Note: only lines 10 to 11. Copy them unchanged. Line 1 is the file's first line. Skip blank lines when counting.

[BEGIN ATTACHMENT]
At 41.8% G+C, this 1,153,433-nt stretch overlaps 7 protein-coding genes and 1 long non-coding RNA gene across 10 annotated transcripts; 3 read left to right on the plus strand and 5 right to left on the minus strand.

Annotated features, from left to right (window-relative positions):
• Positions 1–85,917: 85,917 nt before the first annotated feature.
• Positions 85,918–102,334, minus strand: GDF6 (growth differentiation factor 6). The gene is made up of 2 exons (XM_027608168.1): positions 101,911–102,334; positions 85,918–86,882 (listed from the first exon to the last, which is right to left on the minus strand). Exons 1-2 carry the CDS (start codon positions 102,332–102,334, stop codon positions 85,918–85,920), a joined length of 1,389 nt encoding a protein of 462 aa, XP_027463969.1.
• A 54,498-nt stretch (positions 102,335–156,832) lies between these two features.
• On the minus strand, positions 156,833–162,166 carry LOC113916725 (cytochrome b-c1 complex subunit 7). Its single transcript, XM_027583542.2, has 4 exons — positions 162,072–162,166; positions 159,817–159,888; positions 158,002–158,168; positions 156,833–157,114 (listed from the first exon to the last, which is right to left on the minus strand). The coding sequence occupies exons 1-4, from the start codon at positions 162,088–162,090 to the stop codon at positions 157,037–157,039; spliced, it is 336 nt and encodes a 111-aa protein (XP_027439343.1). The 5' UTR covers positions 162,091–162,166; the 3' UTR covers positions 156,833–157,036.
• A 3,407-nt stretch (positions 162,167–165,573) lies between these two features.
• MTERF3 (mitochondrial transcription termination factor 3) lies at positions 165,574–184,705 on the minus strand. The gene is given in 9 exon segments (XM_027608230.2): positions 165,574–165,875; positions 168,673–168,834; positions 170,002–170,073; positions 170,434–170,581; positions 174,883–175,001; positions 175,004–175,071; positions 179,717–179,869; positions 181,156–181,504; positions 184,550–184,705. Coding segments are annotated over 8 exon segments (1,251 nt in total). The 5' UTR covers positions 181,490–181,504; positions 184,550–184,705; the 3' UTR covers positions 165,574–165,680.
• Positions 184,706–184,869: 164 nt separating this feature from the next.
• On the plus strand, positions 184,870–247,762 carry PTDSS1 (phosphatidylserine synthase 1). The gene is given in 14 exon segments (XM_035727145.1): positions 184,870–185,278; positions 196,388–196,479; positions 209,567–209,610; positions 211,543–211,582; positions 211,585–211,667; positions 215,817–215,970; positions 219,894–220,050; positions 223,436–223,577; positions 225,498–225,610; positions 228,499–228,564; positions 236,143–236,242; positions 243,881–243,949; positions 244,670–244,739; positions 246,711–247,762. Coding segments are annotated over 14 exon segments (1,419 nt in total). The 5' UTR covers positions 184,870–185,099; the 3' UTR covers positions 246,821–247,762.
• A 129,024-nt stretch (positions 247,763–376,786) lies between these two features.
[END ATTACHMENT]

• On the plus strand, positions 184,870–247,762 carry PTDSS1 (phosphatidylserine synthase 1). The gene is given in 14 exon segments (XM_035727145.1): positions 184,870–185,278; positions 196,388–196,479; positions 209,567–209,610; positions 211,543–211,582; positions 211,585–211,667; positions 215,817–215,970; positions 219,894–220,050; positions 223,436–223,577; positions 225,498–225,610; positions 228,499–228,564; positions 236,143–236,242; positions 243,881–243,949; positions 244,670–244,739; positions 246,711–247,762. Coding segments are annotated over 14 exon segments (1,419 nt in total). The 5' UTR covers positions 184,870–185,099; the 3' UTR covers positions 246,821–247,762.
• A 129,024-nt stretch (positions 247,763–376,786) lies between these two features.